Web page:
In general, the lack of difference in the efficacy of SPS with different nutrient profiles could mean that laurate, myristate, oleate, linoleate, campesterol, stigmasterol, and β-sitosterol are not the only bioactive components, or there is a synergistic effect of specific or all fatty acids and/or phytosterols in SPS responsible for their antiandrogenic activity.
Overall, we did not find much difference in the efficacy of the SPS with different nutrient profiles in inhibiting androgen-sensitive LNCaP human prostate cancer cells and impacting androgen-sensitive Syrian hamster flank organ growth. Further studies are required to clarify our findings and determine if SPS with different nutrient profiles have differing antiandrogenic efficacy.
The Kansas State University Institutional Animal Care and Use Committee (IACUC) approved all animal procedures (Protocol 3382).
The authors declare that there is no conflict of interests regarding the publication of this paper.
Alexander B. Opoku-Acheampong and Brian L. Lindshield conceived and designed the experiments. Alexander B. Opoku-Acheampong and Kavitha Penugonda performed the experiments. Alexander B. Opoku-Acheampong and Brian L. Lindshield analyzed the data. Alexander B. Opoku-Acheampong contributed reagents/materials/analysis tools. Alexander B. Opoku-Acheampong wrote the paper. All authors read and approved the final paper.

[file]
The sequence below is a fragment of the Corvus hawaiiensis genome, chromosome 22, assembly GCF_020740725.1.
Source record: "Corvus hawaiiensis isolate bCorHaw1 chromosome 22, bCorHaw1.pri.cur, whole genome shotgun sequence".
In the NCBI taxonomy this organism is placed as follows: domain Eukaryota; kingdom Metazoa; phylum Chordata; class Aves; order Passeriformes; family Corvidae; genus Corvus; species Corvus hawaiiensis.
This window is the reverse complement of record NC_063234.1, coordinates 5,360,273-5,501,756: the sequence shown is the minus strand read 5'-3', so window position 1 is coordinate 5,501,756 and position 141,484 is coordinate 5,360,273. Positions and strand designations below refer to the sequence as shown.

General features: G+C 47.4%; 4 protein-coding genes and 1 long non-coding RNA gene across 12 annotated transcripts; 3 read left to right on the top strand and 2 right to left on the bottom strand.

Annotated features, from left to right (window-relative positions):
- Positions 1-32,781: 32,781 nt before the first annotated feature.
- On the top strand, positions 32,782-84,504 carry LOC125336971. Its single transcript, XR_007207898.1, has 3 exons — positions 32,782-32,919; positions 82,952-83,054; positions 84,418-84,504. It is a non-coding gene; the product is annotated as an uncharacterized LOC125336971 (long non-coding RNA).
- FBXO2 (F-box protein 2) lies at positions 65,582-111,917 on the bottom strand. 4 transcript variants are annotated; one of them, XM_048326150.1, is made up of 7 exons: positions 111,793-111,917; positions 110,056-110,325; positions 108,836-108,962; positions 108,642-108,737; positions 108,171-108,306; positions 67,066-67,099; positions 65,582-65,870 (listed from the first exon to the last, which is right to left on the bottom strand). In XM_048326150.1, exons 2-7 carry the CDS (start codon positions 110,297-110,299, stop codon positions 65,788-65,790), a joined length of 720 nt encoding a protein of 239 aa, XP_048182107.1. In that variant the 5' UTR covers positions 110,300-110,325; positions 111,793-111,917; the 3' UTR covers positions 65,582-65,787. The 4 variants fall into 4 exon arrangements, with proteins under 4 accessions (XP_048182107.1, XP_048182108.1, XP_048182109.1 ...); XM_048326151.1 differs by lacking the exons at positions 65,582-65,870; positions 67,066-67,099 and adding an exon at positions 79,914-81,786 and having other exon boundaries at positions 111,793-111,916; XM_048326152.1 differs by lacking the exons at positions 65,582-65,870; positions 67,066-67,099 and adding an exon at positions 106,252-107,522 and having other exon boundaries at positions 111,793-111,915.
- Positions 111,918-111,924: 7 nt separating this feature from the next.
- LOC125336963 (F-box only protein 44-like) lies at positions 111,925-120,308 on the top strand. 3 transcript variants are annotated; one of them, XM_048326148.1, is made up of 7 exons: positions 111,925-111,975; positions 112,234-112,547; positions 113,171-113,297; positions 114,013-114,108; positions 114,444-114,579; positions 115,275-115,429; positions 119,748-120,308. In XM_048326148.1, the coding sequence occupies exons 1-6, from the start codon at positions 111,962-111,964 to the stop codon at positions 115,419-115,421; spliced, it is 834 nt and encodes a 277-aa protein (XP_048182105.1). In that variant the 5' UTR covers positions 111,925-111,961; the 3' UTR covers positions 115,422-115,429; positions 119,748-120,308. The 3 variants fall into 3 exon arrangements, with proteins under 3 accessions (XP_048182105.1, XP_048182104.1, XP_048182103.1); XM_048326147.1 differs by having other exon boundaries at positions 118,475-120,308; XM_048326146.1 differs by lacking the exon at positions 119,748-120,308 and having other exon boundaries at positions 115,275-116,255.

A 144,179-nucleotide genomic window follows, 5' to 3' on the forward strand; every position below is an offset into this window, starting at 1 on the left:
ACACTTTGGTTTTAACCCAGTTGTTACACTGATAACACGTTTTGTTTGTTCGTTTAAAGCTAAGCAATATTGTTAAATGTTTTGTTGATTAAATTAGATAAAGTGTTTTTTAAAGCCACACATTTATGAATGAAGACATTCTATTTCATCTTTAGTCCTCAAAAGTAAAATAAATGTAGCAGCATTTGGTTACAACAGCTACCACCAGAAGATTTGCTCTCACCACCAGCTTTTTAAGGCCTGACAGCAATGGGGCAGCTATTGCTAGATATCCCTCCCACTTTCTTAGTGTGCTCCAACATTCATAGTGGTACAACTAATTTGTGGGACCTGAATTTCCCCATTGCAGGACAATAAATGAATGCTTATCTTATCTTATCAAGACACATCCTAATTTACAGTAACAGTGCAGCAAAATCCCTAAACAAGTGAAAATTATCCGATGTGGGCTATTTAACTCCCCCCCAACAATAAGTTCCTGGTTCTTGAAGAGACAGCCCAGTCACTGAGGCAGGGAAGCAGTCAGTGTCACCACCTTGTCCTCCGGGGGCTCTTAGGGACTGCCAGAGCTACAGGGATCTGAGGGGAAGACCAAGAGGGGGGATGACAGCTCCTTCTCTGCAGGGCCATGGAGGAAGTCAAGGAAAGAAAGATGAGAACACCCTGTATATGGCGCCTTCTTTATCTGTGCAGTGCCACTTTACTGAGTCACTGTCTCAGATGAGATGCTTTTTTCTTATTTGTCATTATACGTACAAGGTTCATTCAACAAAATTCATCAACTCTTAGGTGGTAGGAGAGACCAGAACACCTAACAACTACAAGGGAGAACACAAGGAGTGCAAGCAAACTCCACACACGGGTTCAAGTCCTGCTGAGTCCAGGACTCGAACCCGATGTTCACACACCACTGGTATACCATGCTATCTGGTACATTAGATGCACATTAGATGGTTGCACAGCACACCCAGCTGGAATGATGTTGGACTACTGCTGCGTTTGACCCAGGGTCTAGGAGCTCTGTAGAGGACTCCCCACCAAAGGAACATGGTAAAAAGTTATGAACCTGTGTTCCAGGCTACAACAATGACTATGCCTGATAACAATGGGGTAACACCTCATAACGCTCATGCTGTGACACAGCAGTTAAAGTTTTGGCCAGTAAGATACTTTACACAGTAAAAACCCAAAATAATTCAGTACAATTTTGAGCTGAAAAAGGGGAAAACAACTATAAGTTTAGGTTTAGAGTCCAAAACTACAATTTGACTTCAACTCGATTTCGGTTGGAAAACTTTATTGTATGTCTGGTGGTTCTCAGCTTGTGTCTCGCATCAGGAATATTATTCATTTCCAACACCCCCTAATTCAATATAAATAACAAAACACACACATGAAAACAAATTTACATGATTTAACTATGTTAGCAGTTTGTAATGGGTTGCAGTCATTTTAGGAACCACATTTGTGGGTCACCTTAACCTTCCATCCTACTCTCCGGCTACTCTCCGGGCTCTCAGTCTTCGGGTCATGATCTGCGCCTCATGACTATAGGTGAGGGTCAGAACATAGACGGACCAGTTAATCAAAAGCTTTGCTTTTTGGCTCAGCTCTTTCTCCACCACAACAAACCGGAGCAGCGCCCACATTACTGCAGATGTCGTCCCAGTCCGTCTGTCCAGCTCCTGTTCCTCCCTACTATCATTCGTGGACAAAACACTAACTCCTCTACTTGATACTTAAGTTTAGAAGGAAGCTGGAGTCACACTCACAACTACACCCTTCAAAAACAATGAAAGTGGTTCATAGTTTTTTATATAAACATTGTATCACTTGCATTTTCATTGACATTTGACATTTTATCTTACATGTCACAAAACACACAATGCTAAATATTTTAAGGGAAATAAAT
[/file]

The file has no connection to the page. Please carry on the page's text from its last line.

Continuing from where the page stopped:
This study was partially supported with funds from the Kansas Agricultural Experiment Station (Contribution no. 16-137-J) and a Kansas State University Human Ecology Doctoral Dissertation Research Award. Publication of this paper was funded in part by the Kansas State University Open Access Publishing Fund. The authors gratefully acknowledge Nicole M. Fiorentino for her contribution to cell culture studies, quantitative analysis of fatty acids and phytosterols in saw palmetto supplements, and caring for hamsters.
American Cancer Society, Cancer Facts and Figures, American Cancer Society, 2016.
M. L. Anderson, “A preliminary investigation of the enzymatic inhibition of 5α-reductase and growth of prostatic carcinoma cell line LNCap-FGC and by natural astaxanthin and Saw Palmetto lipid extract in vitro,” Journal of Herbal Pharmacotherapy, vol. 5, no. 1, pp. 17–26, 2005.View at: Publisher Site | Google Scholar
F. Van Coppenolle, X. Le Bourhis, F. Carpentier et al., “Pharmacological effects of the lipidosterolic extract of Serenoa repens (Permixon) on rat prostate hyperplasia induced by hyperprolactinemia: comparison with finasteride,” Prostate, vol. 43, no. 1, pp. 49–58, 2000.View at: Google Scholar